According to the American Sleep Foundation, more than 12 million Americans suffer from sleep apnea, and it’s estimated conservatively that 10 million Americans remain undiagnosed. Are you one of them?
When the muscles in the jaws, soft palate and the tongue become too relaxed during sleep, they can sag and partially or completely block your airway. As you struggle to breathe, your body becomes distressed and you become partially awake, nearly every time this event occurs. These episodes can occur hundreds of times each night, keeping you from reaching the deep, restorative sleep your body requires and putting a great deal of stress on your heart. Since this can have serious consequences, we urge anyone who is concerned about the quality of their sleep to contact their physician or a dental professional with advanced training in dental sleep medicine.
At a minimum, your dental sleep exam should include:
• A dentist who is certified in dental sleep medicine
• Medical history
• Dental history
• Personal & Family History
• Physical Examination
• Pharygometer/Rhinometer Test to evaluate your airway
In addition to studying your medical and dental histories, we will examine the soft tissues in your mouth and nose. The purpose of this clinical evaluation is to determine the degree of laxity in those tissues, and to find out how they may be obstructing your breathing while you sleep.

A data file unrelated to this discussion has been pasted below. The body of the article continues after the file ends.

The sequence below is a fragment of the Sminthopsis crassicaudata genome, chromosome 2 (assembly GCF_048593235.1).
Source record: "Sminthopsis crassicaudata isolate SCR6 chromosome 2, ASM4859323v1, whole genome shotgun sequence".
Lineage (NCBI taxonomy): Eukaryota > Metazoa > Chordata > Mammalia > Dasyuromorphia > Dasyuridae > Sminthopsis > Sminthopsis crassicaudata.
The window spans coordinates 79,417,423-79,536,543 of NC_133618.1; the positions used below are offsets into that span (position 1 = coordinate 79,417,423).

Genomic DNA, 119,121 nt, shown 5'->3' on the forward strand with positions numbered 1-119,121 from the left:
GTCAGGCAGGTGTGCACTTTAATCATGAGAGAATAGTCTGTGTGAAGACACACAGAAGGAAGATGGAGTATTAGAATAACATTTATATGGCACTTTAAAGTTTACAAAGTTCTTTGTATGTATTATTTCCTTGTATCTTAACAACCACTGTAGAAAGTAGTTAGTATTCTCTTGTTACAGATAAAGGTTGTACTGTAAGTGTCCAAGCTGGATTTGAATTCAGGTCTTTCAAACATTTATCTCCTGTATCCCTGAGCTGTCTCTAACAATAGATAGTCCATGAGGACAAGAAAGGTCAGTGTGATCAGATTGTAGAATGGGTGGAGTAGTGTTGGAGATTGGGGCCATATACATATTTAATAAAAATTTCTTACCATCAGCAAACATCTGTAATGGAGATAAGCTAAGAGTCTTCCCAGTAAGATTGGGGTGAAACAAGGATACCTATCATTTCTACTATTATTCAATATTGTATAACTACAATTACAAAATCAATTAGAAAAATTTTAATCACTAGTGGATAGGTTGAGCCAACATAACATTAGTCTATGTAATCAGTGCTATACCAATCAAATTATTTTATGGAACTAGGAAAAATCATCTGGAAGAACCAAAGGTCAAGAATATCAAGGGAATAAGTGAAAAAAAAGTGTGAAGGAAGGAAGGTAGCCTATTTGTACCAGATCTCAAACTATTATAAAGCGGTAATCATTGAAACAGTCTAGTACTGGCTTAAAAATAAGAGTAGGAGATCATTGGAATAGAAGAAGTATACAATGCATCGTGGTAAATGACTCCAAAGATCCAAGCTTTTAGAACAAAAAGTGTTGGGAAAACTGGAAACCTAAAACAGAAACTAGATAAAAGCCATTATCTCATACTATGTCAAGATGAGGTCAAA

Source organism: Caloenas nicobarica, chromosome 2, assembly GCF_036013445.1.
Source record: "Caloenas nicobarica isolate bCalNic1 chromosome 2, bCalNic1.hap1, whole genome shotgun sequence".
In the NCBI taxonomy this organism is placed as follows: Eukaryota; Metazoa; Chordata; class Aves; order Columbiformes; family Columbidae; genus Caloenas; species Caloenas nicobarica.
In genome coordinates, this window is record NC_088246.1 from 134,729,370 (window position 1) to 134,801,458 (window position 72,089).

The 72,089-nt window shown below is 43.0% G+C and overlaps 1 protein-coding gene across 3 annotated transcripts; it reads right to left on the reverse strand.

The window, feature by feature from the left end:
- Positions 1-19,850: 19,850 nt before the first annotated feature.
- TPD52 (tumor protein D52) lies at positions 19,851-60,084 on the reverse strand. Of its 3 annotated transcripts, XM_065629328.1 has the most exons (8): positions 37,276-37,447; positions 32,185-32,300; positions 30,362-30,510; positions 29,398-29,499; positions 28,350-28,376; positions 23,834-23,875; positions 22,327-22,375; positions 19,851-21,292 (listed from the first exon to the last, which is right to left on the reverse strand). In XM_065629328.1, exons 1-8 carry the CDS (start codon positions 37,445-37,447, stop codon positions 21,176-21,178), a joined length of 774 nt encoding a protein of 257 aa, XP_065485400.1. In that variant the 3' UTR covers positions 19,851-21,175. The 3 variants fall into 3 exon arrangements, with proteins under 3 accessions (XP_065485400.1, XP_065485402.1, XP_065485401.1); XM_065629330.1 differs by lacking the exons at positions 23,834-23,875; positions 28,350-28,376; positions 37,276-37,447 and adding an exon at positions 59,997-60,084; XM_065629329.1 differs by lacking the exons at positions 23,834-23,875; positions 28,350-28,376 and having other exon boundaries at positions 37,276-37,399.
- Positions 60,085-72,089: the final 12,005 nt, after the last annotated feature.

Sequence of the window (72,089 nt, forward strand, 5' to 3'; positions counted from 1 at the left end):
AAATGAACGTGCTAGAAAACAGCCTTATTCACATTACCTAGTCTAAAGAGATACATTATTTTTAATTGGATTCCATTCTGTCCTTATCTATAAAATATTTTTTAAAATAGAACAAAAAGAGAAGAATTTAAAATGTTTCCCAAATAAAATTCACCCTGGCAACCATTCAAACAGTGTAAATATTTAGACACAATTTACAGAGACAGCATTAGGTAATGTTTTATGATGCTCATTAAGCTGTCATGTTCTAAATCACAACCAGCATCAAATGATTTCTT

Since sleep-disordered breathing can also occur as a result of improper alignment of the jaw and structures within the mouth, we also examine the temporomandibular joint (TMJ) as an important part of every sleep patient evaluation. Depending on the complexity and severity of your sleep concern, we may also recommend that you seek a referral to an overnight sleep lab for a diagnostic polysomnogram (i.e., a sleep study) in order to confirm your diagnosis. If that should be necessary, we will assist your in the process by providing you with names of sleep physicians and sleep labs that we work with regularly.
Anyone who suffers from non-restful sleep will benefit from a thorough exam and, if indicated, treatment by a dentist with advanced training in dental sleep medicine. Today, 70 million Americans suffer from sleep disorders according to Carl E Hunt, director of the National Center on Sleep Disorders Research. Sleep disorders are most common in middle-aged men and, in particular, those who are overweight. However, women and children can suffer from sleep-disordered breathing, too.
If sleep disorders go undiagnosed and untreated, their effects on health can be far more serious than simply feeling tired and irritable. For example, patients with untreated obstructive sleep apnea are at:
• 2x the risk of developing high blood pressure
• 3x the risk of heart attack
• 4x risk of stroke